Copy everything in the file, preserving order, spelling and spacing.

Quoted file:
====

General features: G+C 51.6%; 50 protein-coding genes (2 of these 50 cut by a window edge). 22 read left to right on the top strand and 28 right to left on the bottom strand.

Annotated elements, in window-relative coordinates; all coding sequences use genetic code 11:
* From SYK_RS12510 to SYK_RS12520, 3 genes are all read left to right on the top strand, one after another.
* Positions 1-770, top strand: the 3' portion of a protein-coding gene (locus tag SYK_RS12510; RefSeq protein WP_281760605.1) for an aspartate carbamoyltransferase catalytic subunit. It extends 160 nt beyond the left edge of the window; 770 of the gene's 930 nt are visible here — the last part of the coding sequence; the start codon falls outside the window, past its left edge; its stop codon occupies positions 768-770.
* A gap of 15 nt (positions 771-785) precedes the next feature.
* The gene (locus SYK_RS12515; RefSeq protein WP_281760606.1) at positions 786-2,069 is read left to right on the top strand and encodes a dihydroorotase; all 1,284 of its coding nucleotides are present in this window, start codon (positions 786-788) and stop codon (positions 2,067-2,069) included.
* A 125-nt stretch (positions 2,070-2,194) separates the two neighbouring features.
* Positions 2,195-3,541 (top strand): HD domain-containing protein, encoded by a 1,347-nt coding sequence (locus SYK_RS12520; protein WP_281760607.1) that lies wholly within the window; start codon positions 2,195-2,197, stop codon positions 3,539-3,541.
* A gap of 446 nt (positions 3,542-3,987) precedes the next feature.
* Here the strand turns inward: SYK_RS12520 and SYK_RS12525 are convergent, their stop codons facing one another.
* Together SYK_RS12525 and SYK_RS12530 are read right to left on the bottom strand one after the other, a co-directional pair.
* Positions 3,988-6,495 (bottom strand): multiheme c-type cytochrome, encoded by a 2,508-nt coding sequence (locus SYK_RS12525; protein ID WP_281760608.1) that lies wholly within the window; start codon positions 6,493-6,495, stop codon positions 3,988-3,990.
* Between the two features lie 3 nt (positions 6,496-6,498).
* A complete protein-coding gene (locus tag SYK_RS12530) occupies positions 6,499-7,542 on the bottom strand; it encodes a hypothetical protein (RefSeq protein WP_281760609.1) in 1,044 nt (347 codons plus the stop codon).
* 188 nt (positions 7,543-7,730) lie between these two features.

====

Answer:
General features: G+C 51.6%; 50 protein-coding genes (2 of these 50 cut by a window edge). 22 read left to right on the top strand and 28 right to left on the bottom strand.

Annotated elements, in window-relative coordinates; all coding sequences use genetic code 11:
* From SYK_RS12510 to SYK_RS12520, 3 genes are all read left to right on the top strand, one after another.
* Positions 1-770, top strand: the 3' portion of a protein-coding gene (locus tag SYK_RS12510; RefSeq protein WP_281760605.1) for an aspartate carbamoyltransferase catalytic subunit. It extends 160 nt beyond the left edge of the window; 770 of the gene's 930 nt are visible here — the last part of the coding sequence; the start codon falls outside the window, past its left edge; its stop codon occupies positions 768-770.
* A gap of 15 nt (positions 771-785) precedes the next feature.
* The gene (locus SYK_RS12515; RefSeq protein WP_281760606.1) at positions 786-2,069 is read left to right on the top strand and encodes a dihydroorotase; all 1,284 of its coding nucleotides are present in this window, start codon (positions 786-788) and stop codon (positions 2,067-2,069) included.
* A 125-nt stretch (positions 2,070-2,194) separates the two neighbouring features.
* Positions 2,195-3,541 (top strand): HD domain-containing protein, encoded by a 1,347-nt coding sequence (locus SYK_RS12520; protein WP_281760607.1) that lies wholly within the window; start codon positions 2,195-2,197, stop codon positions 3,539-3,541.
* A gap of 446 nt (positions 3,542-3,987) precedes the next feature.
* Here the strand turns inward: SYK_RS12520 and SYK_RS12525 are convergent, their stop codons facing one another.
* Together SYK_RS12525 and SYK_RS12530 are read right to left on the bottom strand one after the other, a co-directional pair.
* Positions 3,988-6,495 (bottom strand): multiheme c-type cytochrome, encoded by a 2,508-nt coding sequence (locus SYK_RS12525; protein ID WP_281760608.1) that lies wholly within the window; start codon positions 6,493-6,495, stop codon positions 3,988-3,990.
* Between the two features lie 3 nt (positions 6,496-6,498).
* A complete protein-coding gene (locus tag SYK_RS12530) occupies positions 6,499-7,542 on the bottom strand; it encodes a hypothetical protein (RefSeq protein WP_281760609.1) in 1,044 nt (347 codons plus the stop codon).
* 188 nt (positions 7,543-7,730) lie between these two features.